Oral surgery involves any medical procedures performed on your mouth, including your gums, teeth, and jaw. Most oral surgeries can be performed in your dentist’s office or by an oral surgeon in a clinical setting or a hospital. If you find yourself needing oral surgery in Houston, Lovett Dental Gulfgate practitioners have the skill and knowledge required to perform different types of oral surgery.
4 Common Types of Oral Surgeries
1. Impacted Wisdom Teeth
Wisdom teeth get their name because they tend to be the last teeth to come in for most adults. Sometimes they fail to develop properly, coming in at an odd angle, erupting only partially through the gumline, or never coming through at all. When that happens, you may have symptoms like:
- Red, swollen gums
- Bad breath
- Problems opening your mouth
- Pain and swelling in your jaw
- Bleeding gums
Left untreated, wisdom teeth can end up damaging your other teeth, increasing your risk of infection. Some people develop cysts within the jaw that lead to further issues with their jaw and teeth. If you’re unable to clean your wisdom teeth properly, food and bacteria can get trapped and lead to decay or gum disease.
Extraction of wisdom teeth typically involves receiving anesthesia to keep you as comfortable as possible during the oral surgery. Once the dentist feels you’re ready, they proceed with removing the affected wisdom teeth, then stitch the wounds and place gauze in the empty tooth socket.
2. Gum Graft
When your gum tissue starts wearing away, it exposes more of the root of your teeth. You may experience heightened sensitivity, especially when you consume hot or cold food and drink. Untreated gum recession can eventually lead to tooth loss. Because it happens so slowly, many people don’t realize what’s happening until noticeable cosmetic changes appear in their smiles.
There are different types of gum graft procedures used to treat gum erosion. A connective tissue graph involves transferring tissue from tissue below the roof of the mouth and adding it to the area of the exposed tooth root. A free gingival graft is similar, except the tissue comes directly from the top layer of tissue lining the roof of your mouth.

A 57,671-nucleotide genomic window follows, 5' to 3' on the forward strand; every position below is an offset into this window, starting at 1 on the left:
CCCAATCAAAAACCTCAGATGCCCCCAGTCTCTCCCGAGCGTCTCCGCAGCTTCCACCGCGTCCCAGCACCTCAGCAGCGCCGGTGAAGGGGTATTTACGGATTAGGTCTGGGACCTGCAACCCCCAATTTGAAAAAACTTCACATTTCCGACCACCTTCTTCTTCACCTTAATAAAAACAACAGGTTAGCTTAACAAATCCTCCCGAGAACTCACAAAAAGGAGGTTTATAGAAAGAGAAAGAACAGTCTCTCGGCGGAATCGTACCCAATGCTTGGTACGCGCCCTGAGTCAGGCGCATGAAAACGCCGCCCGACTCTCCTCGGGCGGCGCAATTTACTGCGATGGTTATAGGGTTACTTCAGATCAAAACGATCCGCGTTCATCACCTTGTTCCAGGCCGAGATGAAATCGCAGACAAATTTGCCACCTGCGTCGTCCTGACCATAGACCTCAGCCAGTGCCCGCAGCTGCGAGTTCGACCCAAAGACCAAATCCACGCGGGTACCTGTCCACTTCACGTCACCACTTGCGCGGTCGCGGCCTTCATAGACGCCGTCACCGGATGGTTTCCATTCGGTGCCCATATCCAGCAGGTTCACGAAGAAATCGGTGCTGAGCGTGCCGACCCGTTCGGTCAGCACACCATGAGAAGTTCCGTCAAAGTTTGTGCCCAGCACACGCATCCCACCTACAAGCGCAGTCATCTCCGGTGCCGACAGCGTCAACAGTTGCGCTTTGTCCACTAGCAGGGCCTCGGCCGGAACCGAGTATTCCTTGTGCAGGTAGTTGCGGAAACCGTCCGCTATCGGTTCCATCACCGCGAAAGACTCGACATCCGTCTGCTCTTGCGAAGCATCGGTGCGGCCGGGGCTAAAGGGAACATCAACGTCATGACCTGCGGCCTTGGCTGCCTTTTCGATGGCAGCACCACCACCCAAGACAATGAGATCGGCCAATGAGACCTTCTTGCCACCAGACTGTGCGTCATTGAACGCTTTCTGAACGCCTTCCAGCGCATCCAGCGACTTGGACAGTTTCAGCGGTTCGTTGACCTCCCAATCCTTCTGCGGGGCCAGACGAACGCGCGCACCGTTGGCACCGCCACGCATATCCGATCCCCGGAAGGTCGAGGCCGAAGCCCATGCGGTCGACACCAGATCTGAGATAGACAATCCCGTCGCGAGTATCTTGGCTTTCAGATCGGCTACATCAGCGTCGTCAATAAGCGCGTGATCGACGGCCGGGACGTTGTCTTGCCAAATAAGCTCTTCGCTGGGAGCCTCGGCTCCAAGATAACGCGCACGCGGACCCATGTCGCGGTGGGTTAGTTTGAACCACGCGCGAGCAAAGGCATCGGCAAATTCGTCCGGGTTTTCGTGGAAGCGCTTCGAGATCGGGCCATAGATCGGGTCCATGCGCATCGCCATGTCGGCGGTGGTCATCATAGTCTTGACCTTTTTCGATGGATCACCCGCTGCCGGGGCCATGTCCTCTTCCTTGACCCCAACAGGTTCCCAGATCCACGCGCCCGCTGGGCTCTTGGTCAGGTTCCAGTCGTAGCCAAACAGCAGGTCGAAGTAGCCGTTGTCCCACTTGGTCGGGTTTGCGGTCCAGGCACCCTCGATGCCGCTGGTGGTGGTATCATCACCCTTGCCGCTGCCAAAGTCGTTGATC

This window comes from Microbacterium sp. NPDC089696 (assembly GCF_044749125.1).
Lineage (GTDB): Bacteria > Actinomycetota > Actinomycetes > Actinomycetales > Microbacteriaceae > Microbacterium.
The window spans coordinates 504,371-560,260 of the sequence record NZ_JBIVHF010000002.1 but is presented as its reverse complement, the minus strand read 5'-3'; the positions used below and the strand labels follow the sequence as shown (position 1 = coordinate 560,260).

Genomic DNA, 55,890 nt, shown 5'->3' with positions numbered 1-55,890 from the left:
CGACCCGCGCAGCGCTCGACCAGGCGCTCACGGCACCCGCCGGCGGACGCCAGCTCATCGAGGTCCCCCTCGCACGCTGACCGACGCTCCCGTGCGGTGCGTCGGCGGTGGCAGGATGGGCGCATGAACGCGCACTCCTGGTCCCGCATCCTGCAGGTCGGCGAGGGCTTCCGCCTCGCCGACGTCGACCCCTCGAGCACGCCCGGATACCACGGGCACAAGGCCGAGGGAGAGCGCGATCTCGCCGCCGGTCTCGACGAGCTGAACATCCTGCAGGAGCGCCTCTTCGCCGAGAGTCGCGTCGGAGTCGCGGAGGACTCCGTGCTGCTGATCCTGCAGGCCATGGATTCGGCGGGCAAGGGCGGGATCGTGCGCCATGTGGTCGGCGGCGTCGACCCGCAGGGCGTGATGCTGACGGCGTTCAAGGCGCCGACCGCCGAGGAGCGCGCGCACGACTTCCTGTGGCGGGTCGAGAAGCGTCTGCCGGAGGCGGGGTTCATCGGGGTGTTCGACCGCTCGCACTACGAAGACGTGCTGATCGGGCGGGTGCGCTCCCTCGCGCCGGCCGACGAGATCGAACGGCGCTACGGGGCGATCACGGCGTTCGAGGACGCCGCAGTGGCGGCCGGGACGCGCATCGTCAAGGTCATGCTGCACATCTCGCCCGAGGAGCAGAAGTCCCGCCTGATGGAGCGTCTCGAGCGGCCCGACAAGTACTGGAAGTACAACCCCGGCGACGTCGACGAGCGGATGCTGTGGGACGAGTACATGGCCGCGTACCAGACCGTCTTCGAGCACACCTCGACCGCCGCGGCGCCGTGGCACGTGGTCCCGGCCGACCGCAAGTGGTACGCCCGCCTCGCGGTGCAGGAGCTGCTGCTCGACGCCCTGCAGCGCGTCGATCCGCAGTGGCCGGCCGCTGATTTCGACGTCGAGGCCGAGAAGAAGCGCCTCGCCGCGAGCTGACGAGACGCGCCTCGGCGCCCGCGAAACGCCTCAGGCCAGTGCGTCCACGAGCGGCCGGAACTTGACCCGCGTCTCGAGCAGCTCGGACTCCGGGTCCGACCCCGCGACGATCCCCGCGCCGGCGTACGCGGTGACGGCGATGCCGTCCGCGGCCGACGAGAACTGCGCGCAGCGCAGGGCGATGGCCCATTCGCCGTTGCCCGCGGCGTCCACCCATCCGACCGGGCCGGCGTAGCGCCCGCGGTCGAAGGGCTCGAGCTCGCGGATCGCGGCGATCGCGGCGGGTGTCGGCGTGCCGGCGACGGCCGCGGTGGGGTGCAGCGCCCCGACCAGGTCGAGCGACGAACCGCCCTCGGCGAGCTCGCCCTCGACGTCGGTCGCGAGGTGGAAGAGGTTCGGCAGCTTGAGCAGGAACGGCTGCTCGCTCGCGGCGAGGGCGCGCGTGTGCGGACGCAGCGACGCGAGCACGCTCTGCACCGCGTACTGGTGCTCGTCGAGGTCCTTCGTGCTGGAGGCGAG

If you have a lot of gum tissue available around the tooth, your oral surgeon may opt to perform a lateral graph. Your surgeon takes gum tissue located near the exposed tooth and stretches it over to cover eroding tissue.
3. Root Canal
Root canal procedures involve removing the pulp from the center of your tooth. It contains connective tissue, nerves, and blood vessels that encourage tooth growth. You may require a tooth canal oral surgery if the pulp in one or more of your teeth becomes infected or irritated. Other reasons the pulp might become damaged include:
- A chipped or cracked tooth
- Injury to a tooth
- Advanced tooth decay
- Multiple procedures performed on one tooth
After giving you anesthesia, the surgeon makes an opening in the top of your tooth. They remove the pulp using special tools, making sure to clean out all the tooth canals.
4. Tooth Implants
Dental implants fill in empty spaces left by missing teeth and give people more natural tooth function. It’s also a good option for people who don’t have enough natural tooth root left to support tooth replacements involving bridgework or dentures.
Getting tooth implants involves inserting metal posts into your jawbone, then placing a temporary denture. It typically takes several months for your jawbone to bond with the implant. Once the surgeon decides the base is solid, they proceed with placing a permanent crown.